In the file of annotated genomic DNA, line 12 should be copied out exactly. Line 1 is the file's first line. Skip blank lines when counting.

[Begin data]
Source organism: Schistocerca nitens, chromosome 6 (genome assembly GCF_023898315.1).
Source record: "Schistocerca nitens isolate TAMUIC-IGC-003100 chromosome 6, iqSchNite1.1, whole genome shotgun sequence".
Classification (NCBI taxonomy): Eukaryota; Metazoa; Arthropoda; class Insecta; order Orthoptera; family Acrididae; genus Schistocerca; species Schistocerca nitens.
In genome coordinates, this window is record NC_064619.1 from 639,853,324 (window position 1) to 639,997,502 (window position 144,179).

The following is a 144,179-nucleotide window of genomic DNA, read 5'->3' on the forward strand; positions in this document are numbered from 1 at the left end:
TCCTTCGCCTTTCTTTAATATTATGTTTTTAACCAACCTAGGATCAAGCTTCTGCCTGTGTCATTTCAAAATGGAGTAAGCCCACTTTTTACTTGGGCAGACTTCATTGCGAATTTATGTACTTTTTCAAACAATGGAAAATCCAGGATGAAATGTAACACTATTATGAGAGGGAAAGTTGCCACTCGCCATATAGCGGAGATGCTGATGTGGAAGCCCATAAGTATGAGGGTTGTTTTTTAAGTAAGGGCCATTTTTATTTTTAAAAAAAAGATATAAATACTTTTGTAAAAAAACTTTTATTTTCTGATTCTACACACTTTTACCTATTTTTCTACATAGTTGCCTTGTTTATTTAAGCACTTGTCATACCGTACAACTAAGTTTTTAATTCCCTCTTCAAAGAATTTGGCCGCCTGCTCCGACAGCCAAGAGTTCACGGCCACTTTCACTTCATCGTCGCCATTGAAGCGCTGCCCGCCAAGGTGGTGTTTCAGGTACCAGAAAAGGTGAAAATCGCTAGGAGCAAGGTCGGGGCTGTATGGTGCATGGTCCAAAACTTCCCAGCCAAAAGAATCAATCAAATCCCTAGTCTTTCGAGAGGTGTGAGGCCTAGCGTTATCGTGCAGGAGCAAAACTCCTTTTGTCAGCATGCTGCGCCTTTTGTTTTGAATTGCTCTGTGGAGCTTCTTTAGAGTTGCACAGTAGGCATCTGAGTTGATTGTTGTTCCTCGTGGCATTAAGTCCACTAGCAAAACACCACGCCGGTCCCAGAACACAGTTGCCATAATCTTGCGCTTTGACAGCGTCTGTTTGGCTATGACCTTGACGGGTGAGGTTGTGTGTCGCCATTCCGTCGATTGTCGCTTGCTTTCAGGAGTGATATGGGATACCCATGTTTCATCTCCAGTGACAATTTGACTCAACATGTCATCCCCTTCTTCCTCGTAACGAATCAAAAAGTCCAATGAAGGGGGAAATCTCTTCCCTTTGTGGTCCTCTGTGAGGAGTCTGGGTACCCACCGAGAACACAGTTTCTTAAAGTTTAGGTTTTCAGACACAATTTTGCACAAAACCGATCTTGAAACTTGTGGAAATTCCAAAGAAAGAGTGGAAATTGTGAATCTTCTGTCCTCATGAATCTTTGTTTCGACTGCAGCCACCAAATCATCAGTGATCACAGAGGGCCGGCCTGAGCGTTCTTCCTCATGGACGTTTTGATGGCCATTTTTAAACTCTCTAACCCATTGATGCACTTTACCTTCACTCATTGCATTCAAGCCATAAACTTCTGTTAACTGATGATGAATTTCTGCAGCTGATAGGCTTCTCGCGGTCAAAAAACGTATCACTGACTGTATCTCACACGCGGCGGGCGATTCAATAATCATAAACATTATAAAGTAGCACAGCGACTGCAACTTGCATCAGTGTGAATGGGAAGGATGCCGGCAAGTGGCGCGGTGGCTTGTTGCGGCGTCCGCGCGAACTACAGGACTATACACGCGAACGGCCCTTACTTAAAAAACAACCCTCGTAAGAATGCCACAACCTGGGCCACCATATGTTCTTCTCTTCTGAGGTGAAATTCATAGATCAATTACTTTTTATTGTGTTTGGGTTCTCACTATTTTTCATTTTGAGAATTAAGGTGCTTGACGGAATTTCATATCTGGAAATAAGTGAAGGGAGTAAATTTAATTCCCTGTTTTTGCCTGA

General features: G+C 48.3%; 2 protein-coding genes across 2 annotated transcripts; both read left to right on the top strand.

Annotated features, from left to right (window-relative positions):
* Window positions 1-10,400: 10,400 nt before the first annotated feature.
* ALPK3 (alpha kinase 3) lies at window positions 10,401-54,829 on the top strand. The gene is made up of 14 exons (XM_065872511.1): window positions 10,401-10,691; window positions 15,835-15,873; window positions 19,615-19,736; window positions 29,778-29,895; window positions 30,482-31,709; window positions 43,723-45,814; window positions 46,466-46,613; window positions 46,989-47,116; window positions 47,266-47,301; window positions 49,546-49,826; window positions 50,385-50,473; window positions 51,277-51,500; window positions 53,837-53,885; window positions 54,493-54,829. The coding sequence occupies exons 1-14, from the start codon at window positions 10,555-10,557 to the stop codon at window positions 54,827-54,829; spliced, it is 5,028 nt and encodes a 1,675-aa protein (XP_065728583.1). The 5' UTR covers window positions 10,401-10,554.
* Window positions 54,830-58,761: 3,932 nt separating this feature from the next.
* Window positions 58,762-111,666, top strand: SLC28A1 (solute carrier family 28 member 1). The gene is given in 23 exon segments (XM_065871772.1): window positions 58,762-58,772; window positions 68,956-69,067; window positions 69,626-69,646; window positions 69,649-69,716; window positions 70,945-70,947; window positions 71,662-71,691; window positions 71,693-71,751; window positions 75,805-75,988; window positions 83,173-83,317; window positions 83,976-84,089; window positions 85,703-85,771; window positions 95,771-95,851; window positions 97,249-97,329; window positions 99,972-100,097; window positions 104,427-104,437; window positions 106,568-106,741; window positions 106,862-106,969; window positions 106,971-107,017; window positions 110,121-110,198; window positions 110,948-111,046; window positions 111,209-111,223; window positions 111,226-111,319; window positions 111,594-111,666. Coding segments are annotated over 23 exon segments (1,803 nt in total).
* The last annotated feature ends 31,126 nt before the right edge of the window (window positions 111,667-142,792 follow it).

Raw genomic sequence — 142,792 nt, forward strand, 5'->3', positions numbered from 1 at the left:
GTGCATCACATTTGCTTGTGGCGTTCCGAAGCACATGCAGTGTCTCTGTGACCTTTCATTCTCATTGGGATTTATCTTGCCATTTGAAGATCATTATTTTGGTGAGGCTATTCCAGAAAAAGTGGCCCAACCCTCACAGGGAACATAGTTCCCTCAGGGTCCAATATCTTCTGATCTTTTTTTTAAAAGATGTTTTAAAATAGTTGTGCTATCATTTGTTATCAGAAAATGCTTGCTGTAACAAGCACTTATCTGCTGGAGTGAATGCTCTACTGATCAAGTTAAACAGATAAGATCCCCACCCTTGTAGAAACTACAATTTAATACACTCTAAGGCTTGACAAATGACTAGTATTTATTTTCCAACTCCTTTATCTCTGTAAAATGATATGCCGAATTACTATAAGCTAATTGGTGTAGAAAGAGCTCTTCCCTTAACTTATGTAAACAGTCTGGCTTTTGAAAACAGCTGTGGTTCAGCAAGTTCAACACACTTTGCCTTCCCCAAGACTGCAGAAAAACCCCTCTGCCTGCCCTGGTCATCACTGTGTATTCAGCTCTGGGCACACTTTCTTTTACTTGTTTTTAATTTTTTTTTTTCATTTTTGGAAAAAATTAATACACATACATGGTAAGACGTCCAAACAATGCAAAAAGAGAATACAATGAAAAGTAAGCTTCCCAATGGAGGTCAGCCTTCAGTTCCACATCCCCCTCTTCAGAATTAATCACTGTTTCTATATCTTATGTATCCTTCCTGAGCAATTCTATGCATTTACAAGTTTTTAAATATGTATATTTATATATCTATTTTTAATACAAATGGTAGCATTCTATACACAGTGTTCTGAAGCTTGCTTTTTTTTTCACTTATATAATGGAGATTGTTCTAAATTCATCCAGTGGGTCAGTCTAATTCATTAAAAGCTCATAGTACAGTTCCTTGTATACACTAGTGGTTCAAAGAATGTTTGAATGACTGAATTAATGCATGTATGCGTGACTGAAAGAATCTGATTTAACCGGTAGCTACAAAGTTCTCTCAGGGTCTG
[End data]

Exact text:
* Window positions 58,762-111,666, top strand: SLC28A1 (solute carrier family 28 member 1). The gene is given in 23 exon segments (XM_065871772.1): window positions 58,762-58,772; window positions 68,956-69,067; window positions 69,626-69,646; window positions 69,649-69,716; window positions 70,945-70,947; window positions 71,662-71,691; window positions 71,693-71,751; window positions 75,805-75,988; window positions 83,173-83,317; window positions 83,976-84,089; window positions 85,703-85,771; window positions 95,771-95,851; window positions 97,249-97,329; window positions 99,972-100,097; window positions 104,427-104,437; window positions 106,568-106,741; window positions 106,862-106,969; window positions 106,971-107,017; window positions 110,121-110,198; window positions 110,948-111,046; window positions 111,209-111,223; window positions 111,226-111,319; window positions 111,594-111,666. Coding segments are annotated over 23 exon segments (1,803 nt in total).